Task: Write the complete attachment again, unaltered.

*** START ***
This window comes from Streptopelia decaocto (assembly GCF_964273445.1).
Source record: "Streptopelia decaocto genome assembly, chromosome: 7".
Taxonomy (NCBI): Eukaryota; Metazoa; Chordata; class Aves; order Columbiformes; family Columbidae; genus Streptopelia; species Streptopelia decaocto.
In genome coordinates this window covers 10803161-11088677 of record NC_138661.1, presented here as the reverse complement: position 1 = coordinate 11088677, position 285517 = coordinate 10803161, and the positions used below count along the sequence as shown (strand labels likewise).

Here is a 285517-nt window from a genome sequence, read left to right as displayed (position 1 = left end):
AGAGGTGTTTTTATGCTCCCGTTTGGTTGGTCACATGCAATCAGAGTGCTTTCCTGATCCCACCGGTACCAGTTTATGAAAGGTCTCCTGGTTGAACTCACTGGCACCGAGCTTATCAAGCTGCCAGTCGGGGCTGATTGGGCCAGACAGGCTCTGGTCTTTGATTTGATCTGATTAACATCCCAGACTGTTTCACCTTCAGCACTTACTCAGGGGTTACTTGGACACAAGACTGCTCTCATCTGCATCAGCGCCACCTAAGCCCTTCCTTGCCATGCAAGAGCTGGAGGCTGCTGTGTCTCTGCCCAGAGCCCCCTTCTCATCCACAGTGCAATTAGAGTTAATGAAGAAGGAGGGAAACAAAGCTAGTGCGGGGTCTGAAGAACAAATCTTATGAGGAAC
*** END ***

This window comes from Streptopelia decaocto (assembly GCF_964273445.1).
Source record: "Streptopelia decaocto genome assembly, chromosome: 7".
Taxonomy (NCBI): Eukaryota; Metazoa; Chordata; class Aves; order Columbiformes; family Columbidae; genus Streptopelia; species Streptopelia decaocto.
In genome coordinates this window covers 10803161-11088677 of record NC_138661.1, presented here as the reverse complement: position 1 = coordinate 11088677, position 285517 = coordinate 10803161, and the positions used below count along the sequence as shown (strand labels likewise).

Here is a 285517-nt window from a genome sequence, read left to right as displayed (position 1 = left end):
AGAGGTGTTTTTATGCTCCCGTTTGGTTGGTCACATGCAATCAGAGTGCTTTCCTGATCCCACCGGTACCAGTTTATGAAAGGTCTCCTGGTTGAACTCACTGGCACCGAGCTTATCAAGCTGCCAGTCGGGGCTGATTGGGCCAGACAGGCTCTGGTCTTTGATTTGATCTGATTAACATCCCAGACTGTTTCACCTTCAGCACTTACTCAGGGGTTACTTGGACACAAGACTGCTCTCATCTGCATCAGCGCCACCTAAGCCCTTCCTTGCCATGCAAGAGCTGGAGGCTGCTGTGTCTCTGCCCAGAGCCCCCTTCTCATCCACAGTGCAATTAGAGTTAATGAAGAAGGAGGGAAACAAAGCTAGTGCGGGGTCTGAAGAACAAATCTTATGAGGAAC